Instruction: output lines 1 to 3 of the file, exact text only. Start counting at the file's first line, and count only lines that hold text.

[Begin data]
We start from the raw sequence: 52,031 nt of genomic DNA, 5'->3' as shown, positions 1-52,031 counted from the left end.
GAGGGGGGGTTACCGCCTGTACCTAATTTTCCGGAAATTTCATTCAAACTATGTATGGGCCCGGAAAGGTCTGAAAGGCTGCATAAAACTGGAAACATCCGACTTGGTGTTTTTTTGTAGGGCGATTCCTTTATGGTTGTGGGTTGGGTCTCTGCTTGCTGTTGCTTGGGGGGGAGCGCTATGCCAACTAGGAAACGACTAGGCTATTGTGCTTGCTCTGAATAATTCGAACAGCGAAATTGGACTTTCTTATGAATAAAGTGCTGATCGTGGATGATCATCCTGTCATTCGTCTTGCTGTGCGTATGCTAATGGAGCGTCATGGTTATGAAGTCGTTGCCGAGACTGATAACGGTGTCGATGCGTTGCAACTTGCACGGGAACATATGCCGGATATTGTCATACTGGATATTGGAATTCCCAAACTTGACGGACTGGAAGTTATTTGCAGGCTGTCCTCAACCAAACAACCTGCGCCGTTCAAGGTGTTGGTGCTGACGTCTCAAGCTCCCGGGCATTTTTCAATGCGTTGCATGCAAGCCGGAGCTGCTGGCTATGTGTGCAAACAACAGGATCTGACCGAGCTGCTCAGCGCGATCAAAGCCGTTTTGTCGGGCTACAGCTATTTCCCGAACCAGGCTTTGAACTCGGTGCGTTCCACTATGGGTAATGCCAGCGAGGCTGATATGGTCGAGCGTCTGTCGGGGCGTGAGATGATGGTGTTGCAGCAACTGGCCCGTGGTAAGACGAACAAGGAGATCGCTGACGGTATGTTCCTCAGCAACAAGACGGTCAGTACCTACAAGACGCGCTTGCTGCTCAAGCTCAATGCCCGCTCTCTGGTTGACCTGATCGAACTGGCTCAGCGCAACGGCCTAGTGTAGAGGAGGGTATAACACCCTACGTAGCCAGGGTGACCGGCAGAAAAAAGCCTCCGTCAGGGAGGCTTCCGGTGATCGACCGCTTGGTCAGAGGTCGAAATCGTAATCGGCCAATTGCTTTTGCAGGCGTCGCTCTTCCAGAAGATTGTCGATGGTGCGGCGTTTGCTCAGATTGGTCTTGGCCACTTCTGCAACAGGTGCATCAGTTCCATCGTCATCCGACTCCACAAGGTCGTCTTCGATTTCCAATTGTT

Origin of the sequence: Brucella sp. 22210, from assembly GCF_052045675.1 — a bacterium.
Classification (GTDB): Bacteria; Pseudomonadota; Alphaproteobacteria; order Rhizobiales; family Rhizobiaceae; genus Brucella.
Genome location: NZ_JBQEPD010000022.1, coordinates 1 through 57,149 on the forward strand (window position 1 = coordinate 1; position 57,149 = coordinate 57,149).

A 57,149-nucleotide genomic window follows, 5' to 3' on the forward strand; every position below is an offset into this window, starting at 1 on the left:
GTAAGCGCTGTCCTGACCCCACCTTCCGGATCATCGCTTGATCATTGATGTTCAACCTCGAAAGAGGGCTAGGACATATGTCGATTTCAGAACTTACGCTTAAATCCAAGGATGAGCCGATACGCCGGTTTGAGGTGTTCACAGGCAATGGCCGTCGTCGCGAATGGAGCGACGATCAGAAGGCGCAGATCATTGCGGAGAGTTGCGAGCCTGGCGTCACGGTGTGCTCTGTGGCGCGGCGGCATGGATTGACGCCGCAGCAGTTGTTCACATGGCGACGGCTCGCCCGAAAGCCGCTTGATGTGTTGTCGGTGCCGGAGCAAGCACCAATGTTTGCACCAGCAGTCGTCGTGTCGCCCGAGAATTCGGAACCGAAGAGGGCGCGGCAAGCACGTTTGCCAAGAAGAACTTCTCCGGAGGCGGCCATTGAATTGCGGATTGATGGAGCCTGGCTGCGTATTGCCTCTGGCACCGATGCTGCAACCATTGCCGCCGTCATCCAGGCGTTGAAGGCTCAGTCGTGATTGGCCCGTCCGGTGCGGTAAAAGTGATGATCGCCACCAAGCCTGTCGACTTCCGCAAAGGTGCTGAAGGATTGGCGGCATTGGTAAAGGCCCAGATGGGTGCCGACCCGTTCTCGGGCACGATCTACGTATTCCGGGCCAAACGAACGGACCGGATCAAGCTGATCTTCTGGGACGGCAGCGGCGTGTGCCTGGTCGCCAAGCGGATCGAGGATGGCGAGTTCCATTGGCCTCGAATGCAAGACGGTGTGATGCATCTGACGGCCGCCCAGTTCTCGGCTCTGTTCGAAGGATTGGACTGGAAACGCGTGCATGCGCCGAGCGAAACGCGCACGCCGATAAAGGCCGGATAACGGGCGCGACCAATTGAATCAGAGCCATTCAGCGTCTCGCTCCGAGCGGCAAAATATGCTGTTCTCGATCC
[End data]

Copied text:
We start from the raw sequence: 52,031 nt of genomic DNA, 5'->3' as shown, positions 1-52,031 counted from the left end.
GAGGGGGGGTTACCGCCTGTACCTAATTTTCCGGAAATTTCATTCAAACTATGTATGGGCCCGGAAAGGTCTGAAAGGCTGCATAAAACTGGAAACATCCGACTTGGTGTTTTTTTGTAGGGCGATTCCTTTATGGTTGTGGGTTGGGTCTCTGCTTGCTGTTGCTTGGGGGGGAGCGCTATGCCAACTAGGAAACGACTAGGCTATTGTGCTTGCTCTGAATAATTCGAACAGCGAAATTGGACTTTCTTATGAATAAAGTGCTGATCGTGGATGATCATCCTGTCATTCGTCTTGCTGTGCGTATGCTAATGGAGCGTCATGGTTATGAAGTCGTTGCCGAGACTGATAACGGTGTCGATGCGTTGCAACTTGCACGGGAACATATGCCGGATATTGTCATACTGGATATTGGAATTCCCAAACTTGACGGACTGGAAGTTATTTGCAGGCTGTCCTCAACCAAACAACCTGCGCCGTTCAAGGTGTTGGTGCTGACGTCTCAAGCTCCCGGGCATTTTTCAATGCGTTGCATGCAAGCCGGAGCTGCTGGCTATGTGTGCAAACAACAGGATCTGACCGAGCTGCTCAGCGCGATCAAAGCCGTTTTGTCGGGCTACAGCTATTTCCCGAACCAGGCTTTGAACTCGGTGCGTTCCACTATGGGTAATGCCAGCGAGGCTGATATGGTCGAGCGTCTGTCGGGGCGTGAGATGATGGTGTTGCAGCAACTGGCCCGTGGTAAGACGAACAAGGAGATCGCTGACGGTATGTTCCTCAGCAACAAGACGGTCAGTACCTACAAGACGCGCTTGCTGCTCAAGCTCAATGCCCGCTCTCTGGTTGACCTGATCGAACTGGCTCAGCGCAACGGCCTAGTGTAGAGGAGGGTATAACACCCTACGTAGCCAGGGTGACCGGCAGAAAAAAGCCTCCGTCAGGGAGGCTTCCGGTGATCGACCGCTTGGTCAGAGGTCGAAATCGTAATCGGCCAATTGCTTTTGCAGGCGTCGCTCTTCCAGAAGATTGTCGATGGTGCGGCGTTTGCTCAGATTGGTCTTGGCCACTTCTGCAACAGGTGCATCAGTTCCATCGTCATCCGACTCCACAAGGTCGTCTTCGATTTCCAATTGTT

Origin of the sequence: Brucella sp. 22210, from assembly GCF_052045675.1 — a bacterium.